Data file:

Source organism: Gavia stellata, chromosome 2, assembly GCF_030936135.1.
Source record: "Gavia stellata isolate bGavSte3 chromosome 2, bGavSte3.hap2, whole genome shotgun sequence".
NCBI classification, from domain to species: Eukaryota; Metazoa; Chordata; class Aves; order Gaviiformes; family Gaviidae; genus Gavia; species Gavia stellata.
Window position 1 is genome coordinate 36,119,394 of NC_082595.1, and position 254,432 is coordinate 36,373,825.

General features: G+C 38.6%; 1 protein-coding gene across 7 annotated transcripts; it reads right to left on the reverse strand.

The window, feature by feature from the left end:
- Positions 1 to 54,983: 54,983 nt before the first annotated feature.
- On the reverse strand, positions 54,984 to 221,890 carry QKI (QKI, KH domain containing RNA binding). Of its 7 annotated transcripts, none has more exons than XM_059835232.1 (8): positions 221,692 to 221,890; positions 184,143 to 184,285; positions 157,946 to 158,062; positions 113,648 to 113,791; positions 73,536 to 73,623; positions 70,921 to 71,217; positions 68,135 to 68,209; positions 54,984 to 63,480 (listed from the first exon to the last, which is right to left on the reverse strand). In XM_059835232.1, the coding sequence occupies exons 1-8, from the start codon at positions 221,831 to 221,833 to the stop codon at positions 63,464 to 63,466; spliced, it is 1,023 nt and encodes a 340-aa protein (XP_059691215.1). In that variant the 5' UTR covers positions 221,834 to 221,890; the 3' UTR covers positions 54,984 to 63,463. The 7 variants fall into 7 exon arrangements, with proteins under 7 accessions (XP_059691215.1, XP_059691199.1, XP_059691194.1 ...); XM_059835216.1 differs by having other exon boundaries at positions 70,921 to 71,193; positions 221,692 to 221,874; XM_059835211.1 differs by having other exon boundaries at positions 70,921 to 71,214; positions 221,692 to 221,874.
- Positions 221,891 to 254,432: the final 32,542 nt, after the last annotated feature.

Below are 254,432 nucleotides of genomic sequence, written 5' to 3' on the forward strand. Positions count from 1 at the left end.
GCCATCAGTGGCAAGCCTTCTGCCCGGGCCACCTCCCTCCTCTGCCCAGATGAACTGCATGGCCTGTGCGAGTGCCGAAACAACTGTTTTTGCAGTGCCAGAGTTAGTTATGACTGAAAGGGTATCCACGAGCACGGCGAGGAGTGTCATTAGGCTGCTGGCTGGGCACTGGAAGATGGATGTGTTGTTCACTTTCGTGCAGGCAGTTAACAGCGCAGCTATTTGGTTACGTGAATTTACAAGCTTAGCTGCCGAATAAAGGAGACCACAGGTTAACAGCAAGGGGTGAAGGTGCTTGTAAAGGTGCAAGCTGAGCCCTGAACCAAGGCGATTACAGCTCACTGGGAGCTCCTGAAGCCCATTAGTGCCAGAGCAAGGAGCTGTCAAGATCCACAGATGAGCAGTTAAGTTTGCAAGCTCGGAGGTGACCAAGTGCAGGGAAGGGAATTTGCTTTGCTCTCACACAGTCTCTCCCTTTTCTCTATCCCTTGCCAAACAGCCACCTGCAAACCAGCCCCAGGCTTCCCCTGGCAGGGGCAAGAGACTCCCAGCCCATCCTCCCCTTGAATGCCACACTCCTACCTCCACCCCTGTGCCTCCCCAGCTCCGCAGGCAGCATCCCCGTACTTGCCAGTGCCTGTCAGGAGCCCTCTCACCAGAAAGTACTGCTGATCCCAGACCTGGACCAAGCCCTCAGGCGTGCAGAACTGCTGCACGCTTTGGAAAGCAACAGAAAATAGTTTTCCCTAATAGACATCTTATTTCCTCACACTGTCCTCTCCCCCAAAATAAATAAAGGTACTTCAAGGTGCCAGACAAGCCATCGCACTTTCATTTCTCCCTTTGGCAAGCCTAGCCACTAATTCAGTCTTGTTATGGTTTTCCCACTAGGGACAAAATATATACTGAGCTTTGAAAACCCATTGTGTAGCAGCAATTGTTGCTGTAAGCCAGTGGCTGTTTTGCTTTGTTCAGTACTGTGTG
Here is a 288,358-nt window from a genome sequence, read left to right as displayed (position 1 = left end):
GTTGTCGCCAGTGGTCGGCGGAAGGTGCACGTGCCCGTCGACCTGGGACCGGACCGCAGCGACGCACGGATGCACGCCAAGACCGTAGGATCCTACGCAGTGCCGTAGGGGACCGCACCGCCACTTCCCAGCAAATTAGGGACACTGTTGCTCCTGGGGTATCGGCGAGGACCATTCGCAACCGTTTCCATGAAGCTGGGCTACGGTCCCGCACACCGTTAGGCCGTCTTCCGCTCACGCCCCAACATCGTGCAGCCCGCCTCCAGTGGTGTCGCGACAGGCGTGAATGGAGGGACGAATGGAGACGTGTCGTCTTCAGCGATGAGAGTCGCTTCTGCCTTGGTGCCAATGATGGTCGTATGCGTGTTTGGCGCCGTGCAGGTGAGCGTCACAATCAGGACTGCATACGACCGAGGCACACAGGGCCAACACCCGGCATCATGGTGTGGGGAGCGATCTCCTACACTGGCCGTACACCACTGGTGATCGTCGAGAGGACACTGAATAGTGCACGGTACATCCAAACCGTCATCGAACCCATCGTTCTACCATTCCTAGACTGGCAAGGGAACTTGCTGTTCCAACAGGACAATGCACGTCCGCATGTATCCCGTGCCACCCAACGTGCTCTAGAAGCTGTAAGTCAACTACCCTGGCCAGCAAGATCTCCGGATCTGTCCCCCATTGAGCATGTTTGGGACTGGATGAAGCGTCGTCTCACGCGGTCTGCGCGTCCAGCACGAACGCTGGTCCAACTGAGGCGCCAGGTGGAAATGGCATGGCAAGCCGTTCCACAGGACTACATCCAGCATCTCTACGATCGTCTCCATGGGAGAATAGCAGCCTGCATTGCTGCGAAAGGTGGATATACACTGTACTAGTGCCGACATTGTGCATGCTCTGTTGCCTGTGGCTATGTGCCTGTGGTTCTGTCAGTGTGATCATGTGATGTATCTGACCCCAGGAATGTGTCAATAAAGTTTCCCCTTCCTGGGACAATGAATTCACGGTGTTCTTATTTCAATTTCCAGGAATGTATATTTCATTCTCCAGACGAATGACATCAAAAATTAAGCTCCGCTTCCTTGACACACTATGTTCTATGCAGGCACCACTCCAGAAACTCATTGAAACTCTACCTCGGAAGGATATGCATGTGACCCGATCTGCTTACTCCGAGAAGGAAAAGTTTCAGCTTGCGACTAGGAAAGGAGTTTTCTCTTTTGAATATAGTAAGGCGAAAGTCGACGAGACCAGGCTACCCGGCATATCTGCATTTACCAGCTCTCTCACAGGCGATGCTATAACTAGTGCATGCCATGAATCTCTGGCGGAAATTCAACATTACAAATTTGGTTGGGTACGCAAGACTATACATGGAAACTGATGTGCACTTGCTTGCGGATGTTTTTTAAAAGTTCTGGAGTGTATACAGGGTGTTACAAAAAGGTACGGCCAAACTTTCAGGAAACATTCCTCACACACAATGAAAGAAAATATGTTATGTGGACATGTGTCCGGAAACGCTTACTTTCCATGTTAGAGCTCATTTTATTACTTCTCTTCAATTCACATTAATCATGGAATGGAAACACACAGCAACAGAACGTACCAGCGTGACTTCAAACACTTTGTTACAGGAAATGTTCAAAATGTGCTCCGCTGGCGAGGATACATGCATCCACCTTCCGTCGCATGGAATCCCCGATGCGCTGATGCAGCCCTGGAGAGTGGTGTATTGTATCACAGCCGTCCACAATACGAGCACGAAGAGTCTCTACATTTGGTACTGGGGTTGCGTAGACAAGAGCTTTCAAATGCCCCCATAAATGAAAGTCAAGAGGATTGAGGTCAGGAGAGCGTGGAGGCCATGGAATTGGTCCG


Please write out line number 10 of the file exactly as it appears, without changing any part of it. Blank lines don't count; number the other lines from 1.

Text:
Below are 254,432 nucleotides of genomic sequence, written 5' to 3' on the forward strand. Positions count from 1 at the left end.